the moralist is right ! But who can walls and hedges in fantastic wildassure us of its ever having been ness, forming often the most perfect present? Where are the proofs ? curves, resembling the scrolls of The old year !-Hath it not passed Ionic capitals, and showing beneath away like a summer cloud ?-True, them romantic caves and canopies, but the shower which hath de- -Hollow lanes, pits, and bogs, scended therefrom has widely alter- now become traps for the unwary ed the aspect and appearance of traveller, the snow filling them up, our earth. The bud has expanded and the wind leveling all to into blossom—the gay blossom, like- deceitful plain. It is a dismal time wise, has “ fallen into the sere and for the traversers of the wide and yellow leaf ;” and the withered leaf open heaths, and one of toil and itself has been swept away by the danger to the shepherd in mounstream! In the breast of youth, tainous tracts. There the snows hope has given place to disappoint- fall in amazing quantities in the ment, and there is a wrinkle on the course of a few hours ; and, driven brow of age, like the traces of the by the powerful winds of those lofty shower, bearing witness that it has regions, soon fill up the dells and been !And ask you for further glens to a vast depth. proof?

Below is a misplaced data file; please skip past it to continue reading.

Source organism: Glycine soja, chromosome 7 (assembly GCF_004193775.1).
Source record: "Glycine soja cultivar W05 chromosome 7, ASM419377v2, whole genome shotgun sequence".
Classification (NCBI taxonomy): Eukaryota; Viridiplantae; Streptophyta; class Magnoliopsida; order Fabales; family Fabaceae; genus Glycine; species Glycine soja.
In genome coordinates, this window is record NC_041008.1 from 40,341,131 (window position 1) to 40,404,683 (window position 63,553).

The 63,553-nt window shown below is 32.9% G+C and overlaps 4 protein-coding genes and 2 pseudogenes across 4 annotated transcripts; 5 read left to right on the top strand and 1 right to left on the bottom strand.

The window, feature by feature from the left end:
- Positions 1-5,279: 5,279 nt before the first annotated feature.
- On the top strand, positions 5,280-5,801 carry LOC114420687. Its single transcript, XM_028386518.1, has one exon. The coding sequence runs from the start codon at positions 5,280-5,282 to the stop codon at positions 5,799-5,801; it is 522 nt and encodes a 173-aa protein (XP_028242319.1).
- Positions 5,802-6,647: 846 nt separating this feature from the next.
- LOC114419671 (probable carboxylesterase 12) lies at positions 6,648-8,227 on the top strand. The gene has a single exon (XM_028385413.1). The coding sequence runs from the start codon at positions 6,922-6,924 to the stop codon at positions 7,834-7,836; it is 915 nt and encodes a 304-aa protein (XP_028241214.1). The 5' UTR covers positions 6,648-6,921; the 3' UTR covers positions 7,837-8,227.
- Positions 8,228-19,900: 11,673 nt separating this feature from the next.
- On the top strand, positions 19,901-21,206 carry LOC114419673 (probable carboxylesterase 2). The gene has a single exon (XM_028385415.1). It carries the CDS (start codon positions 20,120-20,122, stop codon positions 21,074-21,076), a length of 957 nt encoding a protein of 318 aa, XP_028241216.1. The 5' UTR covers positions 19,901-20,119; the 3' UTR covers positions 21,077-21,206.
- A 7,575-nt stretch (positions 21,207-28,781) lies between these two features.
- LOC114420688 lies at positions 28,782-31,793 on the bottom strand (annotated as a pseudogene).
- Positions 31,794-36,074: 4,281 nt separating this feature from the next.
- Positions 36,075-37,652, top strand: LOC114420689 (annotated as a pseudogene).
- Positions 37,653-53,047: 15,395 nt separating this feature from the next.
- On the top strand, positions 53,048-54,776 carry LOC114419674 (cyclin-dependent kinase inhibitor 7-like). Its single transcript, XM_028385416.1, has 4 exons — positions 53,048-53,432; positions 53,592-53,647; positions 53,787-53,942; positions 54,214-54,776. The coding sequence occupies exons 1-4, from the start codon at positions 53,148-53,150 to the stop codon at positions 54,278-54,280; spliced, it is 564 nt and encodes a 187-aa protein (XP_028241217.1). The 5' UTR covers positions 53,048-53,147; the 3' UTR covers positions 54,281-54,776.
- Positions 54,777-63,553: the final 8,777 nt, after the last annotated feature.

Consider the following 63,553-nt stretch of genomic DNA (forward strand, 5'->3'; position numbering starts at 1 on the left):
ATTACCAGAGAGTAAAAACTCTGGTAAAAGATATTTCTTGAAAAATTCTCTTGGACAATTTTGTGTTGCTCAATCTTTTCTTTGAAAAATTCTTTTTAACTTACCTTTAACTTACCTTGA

The delights of the social hearth Now it is that the brain of man is on such evenings as these, when teeming with new projects, and bu- the wild winds are howling around sying itself in forming good resolves! uor dwellings, dashing the snow or Projects and resolutions are, howe- hail or splashing rain against our ver, easier formed than executed; windows, are a favorite theme with and therefore, of the thousands who poets and essayists, and truly it is start upon a fresh race, the majority an inspiring topic. All our ideas never attain the imaginary goal of comfort, of domestic affection, of Some, afflicted wit shortness of social and literary enjoyment, are breathing, are soon obliged to re- combined in the picture which they linquish the contest, and content- draw of the winter's fire-side. When edly take to their old paces; whilst Cowper exclaims, others, like the over-hasty Nisus, “Now stir the fire, and close the shutters stumble at the very threshhold of fast," success, when the prize is all but who does not feel his heart expand won !